NIS+ tables contain information only about the resources and services in their home domain. If a client tries to find information that is stored in another domain, the client has to provide the other domain name. You can make this "forwarding" automatic by connecting the local table to the remote table. NIS+ tables can be connected in two different ways:
If information in a particular NIS+ table is often requested by clients in other domains, consider establishing a path from the local NIS+ table to the one in the other domain. See Figure 2-6.
Such a path has two main benefits. First, it saves clients in lower domains the trouble of explicitly searching through a second table. Second, it allows the administrator in the higher-level domain to make changes in one table and render that change visible to clients in other domains. However, such a path can also hurt performance. Performance is especially affected when searches are unsuccessful, because the NIS+ service must search through two tables instead of one. When you use paths, a table lookup now also depends upon the availability of other domains. This dependence can reduce the net availability of your domain. For these reasons, use paths only if you do not have any other solution to your problem.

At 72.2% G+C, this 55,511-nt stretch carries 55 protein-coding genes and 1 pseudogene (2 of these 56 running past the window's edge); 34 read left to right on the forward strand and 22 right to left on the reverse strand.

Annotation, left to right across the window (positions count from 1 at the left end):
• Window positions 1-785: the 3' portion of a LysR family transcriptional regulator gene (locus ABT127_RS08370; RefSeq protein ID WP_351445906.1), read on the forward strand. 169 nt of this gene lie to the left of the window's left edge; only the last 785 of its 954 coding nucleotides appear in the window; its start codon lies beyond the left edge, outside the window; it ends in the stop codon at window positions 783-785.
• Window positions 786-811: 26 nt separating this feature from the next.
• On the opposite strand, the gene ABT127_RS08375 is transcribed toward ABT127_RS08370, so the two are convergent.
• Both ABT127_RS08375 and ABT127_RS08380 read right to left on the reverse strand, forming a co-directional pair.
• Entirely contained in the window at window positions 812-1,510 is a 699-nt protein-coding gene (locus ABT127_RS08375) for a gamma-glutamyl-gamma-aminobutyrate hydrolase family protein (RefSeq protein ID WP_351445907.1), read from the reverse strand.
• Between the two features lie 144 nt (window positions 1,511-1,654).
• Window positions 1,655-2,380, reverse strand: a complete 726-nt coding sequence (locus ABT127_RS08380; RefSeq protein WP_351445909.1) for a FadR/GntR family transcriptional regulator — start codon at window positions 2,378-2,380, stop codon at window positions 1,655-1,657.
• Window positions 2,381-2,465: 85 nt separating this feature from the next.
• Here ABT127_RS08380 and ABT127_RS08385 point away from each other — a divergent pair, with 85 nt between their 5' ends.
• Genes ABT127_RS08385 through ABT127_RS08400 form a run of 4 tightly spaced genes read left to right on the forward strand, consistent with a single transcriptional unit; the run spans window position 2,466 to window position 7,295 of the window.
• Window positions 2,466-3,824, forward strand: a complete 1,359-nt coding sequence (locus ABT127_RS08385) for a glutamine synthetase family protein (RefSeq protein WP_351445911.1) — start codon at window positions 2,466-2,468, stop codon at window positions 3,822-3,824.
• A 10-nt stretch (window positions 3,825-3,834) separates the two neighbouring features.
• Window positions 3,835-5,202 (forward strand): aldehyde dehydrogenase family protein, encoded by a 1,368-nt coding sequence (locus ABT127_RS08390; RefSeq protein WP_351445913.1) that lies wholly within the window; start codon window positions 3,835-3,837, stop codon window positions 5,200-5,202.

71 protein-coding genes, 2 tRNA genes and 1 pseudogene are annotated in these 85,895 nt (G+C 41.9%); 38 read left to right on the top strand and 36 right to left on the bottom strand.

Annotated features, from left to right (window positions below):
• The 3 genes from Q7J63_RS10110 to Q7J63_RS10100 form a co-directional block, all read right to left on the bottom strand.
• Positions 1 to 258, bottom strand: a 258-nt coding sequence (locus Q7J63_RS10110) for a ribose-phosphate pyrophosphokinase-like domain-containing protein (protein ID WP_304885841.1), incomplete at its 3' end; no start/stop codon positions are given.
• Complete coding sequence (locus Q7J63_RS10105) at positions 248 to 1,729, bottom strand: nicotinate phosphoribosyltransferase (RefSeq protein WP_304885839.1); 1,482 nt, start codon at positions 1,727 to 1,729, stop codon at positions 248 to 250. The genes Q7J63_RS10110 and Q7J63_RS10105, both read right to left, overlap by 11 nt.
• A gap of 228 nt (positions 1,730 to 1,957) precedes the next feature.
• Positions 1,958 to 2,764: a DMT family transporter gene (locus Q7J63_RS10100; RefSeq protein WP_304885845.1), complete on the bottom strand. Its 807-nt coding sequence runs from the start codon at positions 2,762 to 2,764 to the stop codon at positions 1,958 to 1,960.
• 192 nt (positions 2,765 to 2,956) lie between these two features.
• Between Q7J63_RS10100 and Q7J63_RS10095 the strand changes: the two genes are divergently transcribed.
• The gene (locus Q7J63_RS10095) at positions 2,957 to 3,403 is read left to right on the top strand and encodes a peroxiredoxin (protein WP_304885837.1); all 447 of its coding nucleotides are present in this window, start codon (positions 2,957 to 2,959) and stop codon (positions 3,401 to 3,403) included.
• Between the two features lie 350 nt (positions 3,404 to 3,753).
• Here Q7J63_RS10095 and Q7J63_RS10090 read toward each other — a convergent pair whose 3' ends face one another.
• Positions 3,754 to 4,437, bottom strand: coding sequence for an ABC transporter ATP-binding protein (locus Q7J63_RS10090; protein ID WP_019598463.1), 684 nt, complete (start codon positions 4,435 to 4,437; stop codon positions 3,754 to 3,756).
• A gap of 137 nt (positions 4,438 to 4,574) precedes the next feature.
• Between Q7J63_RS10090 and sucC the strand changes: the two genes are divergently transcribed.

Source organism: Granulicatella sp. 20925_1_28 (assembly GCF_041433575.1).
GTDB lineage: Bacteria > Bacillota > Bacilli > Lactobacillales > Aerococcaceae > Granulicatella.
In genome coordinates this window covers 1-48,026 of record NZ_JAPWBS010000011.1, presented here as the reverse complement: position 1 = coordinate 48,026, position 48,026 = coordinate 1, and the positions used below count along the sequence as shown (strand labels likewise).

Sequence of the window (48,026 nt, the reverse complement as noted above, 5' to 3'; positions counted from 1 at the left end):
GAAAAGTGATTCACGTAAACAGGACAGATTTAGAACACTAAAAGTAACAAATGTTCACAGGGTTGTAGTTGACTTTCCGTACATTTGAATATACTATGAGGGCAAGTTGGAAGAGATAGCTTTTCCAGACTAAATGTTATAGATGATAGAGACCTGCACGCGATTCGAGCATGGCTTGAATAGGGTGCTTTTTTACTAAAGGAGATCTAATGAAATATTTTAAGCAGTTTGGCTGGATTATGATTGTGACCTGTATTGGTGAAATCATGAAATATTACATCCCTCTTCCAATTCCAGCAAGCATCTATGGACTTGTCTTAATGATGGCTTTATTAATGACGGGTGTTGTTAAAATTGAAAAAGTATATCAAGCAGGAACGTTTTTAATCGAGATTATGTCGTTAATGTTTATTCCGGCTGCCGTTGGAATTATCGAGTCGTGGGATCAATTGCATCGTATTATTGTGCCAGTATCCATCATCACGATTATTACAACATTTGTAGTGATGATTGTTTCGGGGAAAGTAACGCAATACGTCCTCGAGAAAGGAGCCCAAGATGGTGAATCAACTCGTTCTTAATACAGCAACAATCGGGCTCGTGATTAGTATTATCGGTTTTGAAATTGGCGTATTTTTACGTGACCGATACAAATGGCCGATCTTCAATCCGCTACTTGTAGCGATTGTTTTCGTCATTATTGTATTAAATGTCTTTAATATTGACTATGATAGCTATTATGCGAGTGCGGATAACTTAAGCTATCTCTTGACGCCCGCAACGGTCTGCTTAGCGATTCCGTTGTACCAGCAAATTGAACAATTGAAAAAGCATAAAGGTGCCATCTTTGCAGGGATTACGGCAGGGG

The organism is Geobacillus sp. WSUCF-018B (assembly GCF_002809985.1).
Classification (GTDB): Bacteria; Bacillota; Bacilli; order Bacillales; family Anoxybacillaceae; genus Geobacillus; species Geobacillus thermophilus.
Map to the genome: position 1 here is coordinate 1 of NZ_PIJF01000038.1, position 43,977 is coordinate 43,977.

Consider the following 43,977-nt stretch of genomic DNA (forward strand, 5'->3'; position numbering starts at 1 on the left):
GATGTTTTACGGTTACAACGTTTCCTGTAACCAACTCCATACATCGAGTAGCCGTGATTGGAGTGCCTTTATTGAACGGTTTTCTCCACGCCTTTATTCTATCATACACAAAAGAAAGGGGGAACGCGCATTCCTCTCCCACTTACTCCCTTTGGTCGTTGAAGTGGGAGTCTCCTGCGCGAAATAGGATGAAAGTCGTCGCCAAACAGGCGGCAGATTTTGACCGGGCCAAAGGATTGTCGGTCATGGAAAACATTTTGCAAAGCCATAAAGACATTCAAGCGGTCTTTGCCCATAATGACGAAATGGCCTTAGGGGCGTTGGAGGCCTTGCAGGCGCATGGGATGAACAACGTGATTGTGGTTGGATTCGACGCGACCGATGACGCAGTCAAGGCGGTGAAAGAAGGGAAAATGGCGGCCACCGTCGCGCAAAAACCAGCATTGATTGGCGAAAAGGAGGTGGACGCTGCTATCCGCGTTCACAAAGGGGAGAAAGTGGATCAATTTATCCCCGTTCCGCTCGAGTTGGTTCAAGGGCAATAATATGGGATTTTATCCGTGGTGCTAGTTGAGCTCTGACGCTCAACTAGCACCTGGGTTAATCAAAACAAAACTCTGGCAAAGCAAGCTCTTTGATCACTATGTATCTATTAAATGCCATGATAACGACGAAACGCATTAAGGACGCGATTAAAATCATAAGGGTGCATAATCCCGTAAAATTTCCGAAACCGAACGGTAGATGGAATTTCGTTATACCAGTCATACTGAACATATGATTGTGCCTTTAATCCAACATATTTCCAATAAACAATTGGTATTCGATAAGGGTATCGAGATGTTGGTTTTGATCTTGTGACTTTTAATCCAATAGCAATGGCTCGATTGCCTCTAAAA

You should also be aware that since "mailhost" is often used as an alias, when trying to find information about a specific mail host, you should use its fully qualified name in the search path (for example, mailhost.sales.com.); otherwise NIS+ will return all the "mailhosts" it finds in all the domains it searches through.
The path is established in the local table, with the -p option to the nistbladm command. To change a table's path, you must have modify access to the table object. To find a table's search path, use the niscat -o command (you must have read access to the table).
Links between tables produce an effect similar to paths, except that the link involves a search through only one table: the remote table. With a search path, NIS+ first searches the local table, and only if it is unsuccessful does it search the remote table. With a link, the search moves directly to the remote table. In fact, the remote table virtually replaces the local table. The benefit of a link is that it allows a lower domain to access the information in a higher domain without the need to administer its own table.
Deciding whether to use a path or to link NIS+ tables in a domain is a complex decision, but here are some basic principles:
Every domain must have access to every standard table.
Volatile, frequently accessed data should be located lower in the hierarchy. Such data should be located closer to where it is used most often.
Data that is accessed by several domains should be located higher in the hierarchy, unless the domains need to be independent.
Figure 2-7 summarizes this principle.